What is Vestibular Rehabilitation?

Vestibular rehabilitation is a specifically designed series of exercises to help improve balance or dizziness related problems. Each exercise program is designed by a physiotherapist experienced in vestibular disorders for an individual client.

Anyone who has been diagnosed with, or experiences dizziness, vertigo, imbalance, experiences regular falls, has benign paroxysmal positional vertigo (BPPV), neck movement dizziness, Meniere’s Syndrome, has had a concussion or suffers from regular headaches or migraines may benefit from a vestibular rehabilitation program.

Often elderly patients are put on medication and told there is nothing more they can do and very few get referred to the local hospital’s ‘dizzy clinic’. Therefore to find treatments are available without a waiting list that may help them is a relief to most.

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What to Expect from Vestibular Rehabilitation?

The physio will perform a thorough assessment including questions and physical evaluation. The results will be explained in detail to the patient and any questions or concerns addressed at the same time.

The physiotherapist will then design an individualised exercise plan along with personalised advice on the recommended frequency of treatment sessions. This may vary from patient to patient due to a number of different factors.

The treatment plan may include exercises to develop postural strength, gait and components of the balance system. These exercises may be for various parts of the system such as eyes, ears and legs.

A home exercise program will be designed and implemented specific to the tolerance, physical condition and diagnosis of each patient. Patients requiring Vestibular Rehabilitation can be very different from each other and may progress at different rates. Some may need only a couple of sessions and some basic guidance and others a progressive rehabilitation program over many weeks.

How can Vestibular Rehabilitation help?

Most balance problems can be helped through vestibular rehabilitation. The goal of treatment is to minimize dizziness, improve balance and prevent falls by restoring normal function of the vestibular system.

The exercises are designed to retrain the brain to recognize and process signals from the vestibular system, therefore desensitizing the patient to movements that provoke symptoms. Improving the communication between the three main systems will often lead to an improvement in the condition.

The ultimate goal of vestibular rehabilitation is to restore normal every day function. Other expected outcomes after vestibular rehabilitation are as follows:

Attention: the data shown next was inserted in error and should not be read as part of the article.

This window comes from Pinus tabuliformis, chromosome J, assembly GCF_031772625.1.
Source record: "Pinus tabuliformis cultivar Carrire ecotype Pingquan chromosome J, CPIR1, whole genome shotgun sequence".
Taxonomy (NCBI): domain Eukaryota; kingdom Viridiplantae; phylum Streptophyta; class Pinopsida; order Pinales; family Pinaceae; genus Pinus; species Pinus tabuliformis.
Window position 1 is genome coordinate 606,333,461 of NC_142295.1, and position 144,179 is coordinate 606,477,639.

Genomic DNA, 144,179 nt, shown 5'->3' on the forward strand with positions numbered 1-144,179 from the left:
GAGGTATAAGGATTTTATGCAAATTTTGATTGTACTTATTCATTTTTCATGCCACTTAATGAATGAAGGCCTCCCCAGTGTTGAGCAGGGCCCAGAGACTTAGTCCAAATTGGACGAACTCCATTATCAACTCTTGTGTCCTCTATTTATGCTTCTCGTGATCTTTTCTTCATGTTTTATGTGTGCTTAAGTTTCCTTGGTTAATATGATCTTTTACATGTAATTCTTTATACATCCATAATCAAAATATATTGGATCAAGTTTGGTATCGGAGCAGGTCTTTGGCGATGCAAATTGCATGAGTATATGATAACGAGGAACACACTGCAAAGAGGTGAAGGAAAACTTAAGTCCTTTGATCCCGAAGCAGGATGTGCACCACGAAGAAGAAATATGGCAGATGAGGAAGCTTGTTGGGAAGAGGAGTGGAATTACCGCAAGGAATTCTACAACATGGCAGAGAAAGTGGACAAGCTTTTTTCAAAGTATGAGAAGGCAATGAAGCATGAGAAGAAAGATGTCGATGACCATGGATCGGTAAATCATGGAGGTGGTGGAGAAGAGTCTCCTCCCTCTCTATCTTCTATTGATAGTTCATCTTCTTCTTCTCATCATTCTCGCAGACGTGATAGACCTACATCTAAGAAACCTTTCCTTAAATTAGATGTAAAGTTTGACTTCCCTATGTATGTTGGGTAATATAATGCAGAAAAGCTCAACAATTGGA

• Decrease or resolution of dizzy episodes
  • Reduction of falls
  • Improved balance and motion control during function
  • Improve ability to stabilize stare or gaze
  • Reduction of headaches  

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What causes Vestibular disorders?

Many people experience equilibrium disorders at some point in their lives and feel that the loss of balance or unsteadiness is a result of natural ageing. They are often surprised to learn that the source of the problem may be the  information processing between the inner ear, the eyes and the proprioception receptors of the body (in joints, ligaments and tendon tissues). The vestibular system includes parts of the inner ear and is the primary organ of human equilibrium. Human equilibrium (balance) is a complex interaction requiring accurate input from the vestibular, vision and somatosensory systems. Any imbalance within the information produced causes confusion in the system and hence symptoms develop.

The vestibular system can be affected by illness, infections, mechanical changes or head trauma to the brain (even from simple falls). The brain will receive altered signals as an exaggeration of motion that can result in what we experience as dizziness or vertigo.

What are the symptoms of Vestibular disorders?

  • Vertigo and dizziness
  • Imbalance, spatial disorientation (or need to hold on to an object when walking)
  • Visual disturbances
  • Headaches or migraines
  • Hearing changes are possible
  • Cognitive and/or psychological changes
  • Frequent falls
  • The sensation of “foggy” head or wooziness
Anatomy of Human Ear

How long does it take to recover from Vestibular disorders?

This is the most common question asked by our patients and a difficult one to answer. This is because there are so many causes for vestibular symptoms like dizziness or loss of balance. Generally, a simple BPPV patient will respond to one or two treatments and some simple exercises. But others with longer standing issues may take 6-8 weeks to begin to show good improvement. Some patients respond quicker, others may take longer.

What physiotherapy treatment is commonly used for BPPV patients?

For patients suffering from vertigo (Benign Paroxysmal Positional Vertigo) they will generally receive:

  • a very gentle manipulation called Epley’s Manoeuvre
  • or Brandt Daroff / Cooksey Cawthorne type exercises (great names but they are simple exercises to retrain the system)

For patients suffering from more general vestibular problems they will generally receive any of the following types of therapy:

  • Balance retraining
  • Vision stability exercises
  • Stable walking exercises
  • Postural training
  • Neck mobilisations
  • Manual therapy
  • Relaxation/Breathing training
  • General fitness

Our Vestibular physiotherapists have years of experience and are here to help. If you think you may benefit from assessment for a Vestibular problem please give us a call on 0131 478 4646. Only some of the team see these patients so please do not book online. Our friendly team will point you in the right direction.

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